A team of researchers led by the National Counterterrorism Innovation, Technology, and Education (NCITE) Center has been selected by the U.S. Department of Homeland Security (DHS) to explore the urgent question: What is the best way to repatriate the U.S. spouses and minor children detained in Syria and Iraq who are connected to foreign fighters?
It’s a complicated question given humanitarian and national security concerns. As conditions in the detention camps are deteriorating and untenable, home countries including the U.S. have begun to receive detainees connected to foreign fighters with the Islamic State. This project takes a data driven approach. Researchers note an ineffectual response risks creating a new set of threats: women returning to join active extremist organizations or future radicalization of minors should trauma remain untreated. Researchers will find best practices for reintegration programming.
The two-year project is funded by a grant from the DHS Science and Technology Directorate. It will identify gaps in research and practice and inform future policy and research objectives that seek to support the successful reintegration of spouses and minors associated with the Islamic State. In doing so, the research will help prevent any related generational cycles of U.S. persons engaged in violent extremism.
Led by Austin Doctor, principal investigator and NCITE researcher, the team will carry out field work in Iraq, where some detention camps are located, the Netherlands, which has experience in reintegrating family members of foreign fighters, and Nebraska, where there are experts in refugee resettlement and youth reintegration in juvenile justice cases.
"We're talking about a sizable population of U.S. women and children detained abroad, who, if this issue is not resolved, are at risk for radicalization and continued trauma."
- Austin Doctor, Ph.D., assistant professor of political science at UNO and NCITE researcher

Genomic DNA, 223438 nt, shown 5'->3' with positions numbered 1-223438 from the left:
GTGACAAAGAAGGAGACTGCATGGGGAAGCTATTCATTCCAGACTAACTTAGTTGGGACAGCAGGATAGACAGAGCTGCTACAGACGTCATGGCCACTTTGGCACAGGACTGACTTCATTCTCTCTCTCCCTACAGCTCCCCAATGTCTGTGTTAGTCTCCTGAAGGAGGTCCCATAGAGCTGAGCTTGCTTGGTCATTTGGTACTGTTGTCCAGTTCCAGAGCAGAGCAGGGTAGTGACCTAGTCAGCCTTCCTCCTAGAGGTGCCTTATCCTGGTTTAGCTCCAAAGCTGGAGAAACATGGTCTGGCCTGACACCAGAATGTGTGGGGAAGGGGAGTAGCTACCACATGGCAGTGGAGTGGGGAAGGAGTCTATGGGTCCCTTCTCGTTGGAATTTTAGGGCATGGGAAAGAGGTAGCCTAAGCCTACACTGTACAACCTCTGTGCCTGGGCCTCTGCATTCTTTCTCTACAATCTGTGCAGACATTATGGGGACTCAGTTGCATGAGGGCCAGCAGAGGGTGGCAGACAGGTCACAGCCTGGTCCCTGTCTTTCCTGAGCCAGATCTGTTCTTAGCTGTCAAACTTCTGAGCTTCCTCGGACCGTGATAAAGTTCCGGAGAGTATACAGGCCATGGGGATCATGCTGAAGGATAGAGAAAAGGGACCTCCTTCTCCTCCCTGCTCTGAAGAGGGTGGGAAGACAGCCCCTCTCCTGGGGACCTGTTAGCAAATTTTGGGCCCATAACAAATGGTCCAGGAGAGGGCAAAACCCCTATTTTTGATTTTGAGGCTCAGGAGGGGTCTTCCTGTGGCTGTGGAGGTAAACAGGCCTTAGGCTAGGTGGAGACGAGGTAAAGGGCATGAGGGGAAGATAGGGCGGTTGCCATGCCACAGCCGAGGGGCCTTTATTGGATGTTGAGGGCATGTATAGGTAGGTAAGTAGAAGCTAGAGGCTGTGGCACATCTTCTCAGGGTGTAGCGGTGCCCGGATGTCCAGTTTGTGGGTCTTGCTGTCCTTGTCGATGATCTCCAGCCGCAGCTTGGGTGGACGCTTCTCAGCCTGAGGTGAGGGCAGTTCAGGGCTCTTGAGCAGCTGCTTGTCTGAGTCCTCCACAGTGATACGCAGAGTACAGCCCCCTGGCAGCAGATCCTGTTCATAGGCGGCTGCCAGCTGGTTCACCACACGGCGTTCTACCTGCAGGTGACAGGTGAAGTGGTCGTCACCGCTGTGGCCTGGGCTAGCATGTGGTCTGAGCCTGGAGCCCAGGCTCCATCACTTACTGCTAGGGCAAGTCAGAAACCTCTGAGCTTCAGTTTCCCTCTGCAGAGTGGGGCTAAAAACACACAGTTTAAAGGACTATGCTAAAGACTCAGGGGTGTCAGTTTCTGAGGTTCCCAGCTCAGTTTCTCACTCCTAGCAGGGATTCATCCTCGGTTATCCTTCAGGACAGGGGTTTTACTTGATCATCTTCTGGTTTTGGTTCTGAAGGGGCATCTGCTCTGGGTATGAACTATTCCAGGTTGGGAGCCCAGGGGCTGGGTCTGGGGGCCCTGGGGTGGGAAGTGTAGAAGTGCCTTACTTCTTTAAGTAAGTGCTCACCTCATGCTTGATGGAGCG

NCITE will collaborate with The George Washington University Program on Extremism and International Centre for Counter-Terrorism — The Hague to study how U.S. persons can be repatriated and reintegrated effectively. Collaborators include:
- Austin Doctor, assistant professor of political science at the University of Nebraska at Omaha and NCITE researcher. Expertise: Militant leaders, leaders who commit war crimes, victims of war crimes, and foreign fighters.
- Haroro Ingram, senior research fellow at The George Washington University Program on Extremism. Expertise: Propaganda and charismatic leadership in nonstate political movements, militant Islamist propaganda targeting English-speaking audiences, and strategic communications in national security operations, strategy, and policy, particularly in the areas of counterterrorism and countering violent extremism.
- Devorah Margolin, director of strategic initiatives and senior research fellow at The George Washington University Program on Extremism. Expertise: Violent Islamist groups in the Levant, terrorism governance, terrorism financing, role of propaganda, countering violent extremism, and the role of women in violent extremism.
- Omar Mohammed, historian from Mosul, Iraq, now in exile in Europe, who blogged under the name “Mosul Eye,” to report on life under the Islamic State’s rule. He also serves as research fellow at The George Washington University Program on Extremism and teaches Middle East History and Cultures at Sciences Po University. Expertise: History, local historiographies, microhistories. Mohammed will serve as consultant.
- Tanya Mehra, senior researcher and Programme Lead Rule of Law Responses to Terrorism at the International Centre for Counter-Terrorism – The Hague. Expertise: rule of law approach to terrorism, human rights, repatriation of foreign fighters, prosecution of terrorism cases, administrative measures, collecting (battlefield) evidence.